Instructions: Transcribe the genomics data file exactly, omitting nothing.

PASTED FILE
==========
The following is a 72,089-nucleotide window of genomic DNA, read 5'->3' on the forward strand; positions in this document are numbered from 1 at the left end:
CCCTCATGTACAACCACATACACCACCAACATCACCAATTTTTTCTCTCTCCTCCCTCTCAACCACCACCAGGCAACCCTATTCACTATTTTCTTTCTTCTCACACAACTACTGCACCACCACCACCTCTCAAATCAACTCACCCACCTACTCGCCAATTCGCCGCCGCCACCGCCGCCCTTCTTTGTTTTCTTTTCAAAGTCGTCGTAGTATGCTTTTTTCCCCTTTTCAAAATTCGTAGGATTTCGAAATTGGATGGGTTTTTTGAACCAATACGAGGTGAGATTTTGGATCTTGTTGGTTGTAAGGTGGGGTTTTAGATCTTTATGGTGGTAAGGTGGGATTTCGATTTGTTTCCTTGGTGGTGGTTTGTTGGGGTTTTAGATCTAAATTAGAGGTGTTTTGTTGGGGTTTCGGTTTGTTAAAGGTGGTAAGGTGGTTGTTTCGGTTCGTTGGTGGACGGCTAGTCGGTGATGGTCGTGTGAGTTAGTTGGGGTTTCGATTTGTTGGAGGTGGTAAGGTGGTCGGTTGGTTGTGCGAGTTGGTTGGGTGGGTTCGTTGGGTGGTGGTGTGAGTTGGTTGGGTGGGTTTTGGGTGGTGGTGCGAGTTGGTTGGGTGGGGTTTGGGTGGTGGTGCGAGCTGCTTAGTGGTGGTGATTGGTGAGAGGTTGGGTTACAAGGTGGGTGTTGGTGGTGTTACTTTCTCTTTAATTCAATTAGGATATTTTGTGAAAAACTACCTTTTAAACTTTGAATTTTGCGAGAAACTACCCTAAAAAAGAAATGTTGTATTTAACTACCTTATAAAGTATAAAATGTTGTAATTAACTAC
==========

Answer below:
The following is a 72,089-nucleotide window of genomic DNA, read 5'->3' on the forward strand; positions in this document are numbered from 1 at the left end:
CCCTCATGTACAACCACATACACCACCAACATCACCAATTTTTTCTCTCTCCTCCCTCTCAACCACCACCAGGCAACCCTATTCACTATTTTCTTTCTTCTCACACAACTACTGCACCACCACCACCTCTCAAATCAACTCACCCACCTACTCGCCAATTCGCCGCCGCCACCGCCGCCCTTCTTTGTTTTCTTTTCAAAGTCGTCGTAGTATGCTTTTTTCCCCTTTTCAAAATTCGTAGGATTTCGAAATTGGATGGGTTTTTTGAACCAATACGAGGTGAGATTTTGGATCTTGTTGGTTGTAAGGTGGGGTTTTAGATCTTTATGGTGGTAAGGTGGGATTTCGATTTGTTTCCTTGGTGGTGGTTTGTTGGGGTTTTAGATCTAAATTAGAGGTGTTTTGTTGGGGTTTCGGTTTGTTAAAGGTGGTAAGGTGGTTGTTTCGGTTCGTTGGTGGACGGCTAGTCGGTGATGGTCGTGTGAGTTAGTTGGGGTTTCGATTTGTTGGAGGTGGTAAGGTGGTCGGTTGGTTGTGCGAGTTGGTTGGGTGGGTTCGTTGGGTGGTGGTGTGAGTTGGTTGGGTGGGTTTTGGGTGGTGGTGCGAGTTGGTTGGGTGGGGTTTGGGTGGTGGTGCGAGCTGCTTAGTGGTGGTGATTGGTGAGAGGTTGGGTTACAAGGTGGGTGTTGGTGGTGTTACTTTCTCTTTAATTCAATTAGGATATTTTGTGAAAAACTACCTTTTAAACTTTGAATTTTGCGAGAAACTACCCTAAAAAAGAAATGTTGTATTTAACTACCTTATAAAGTATAAAATGTTGTAATTAACTAC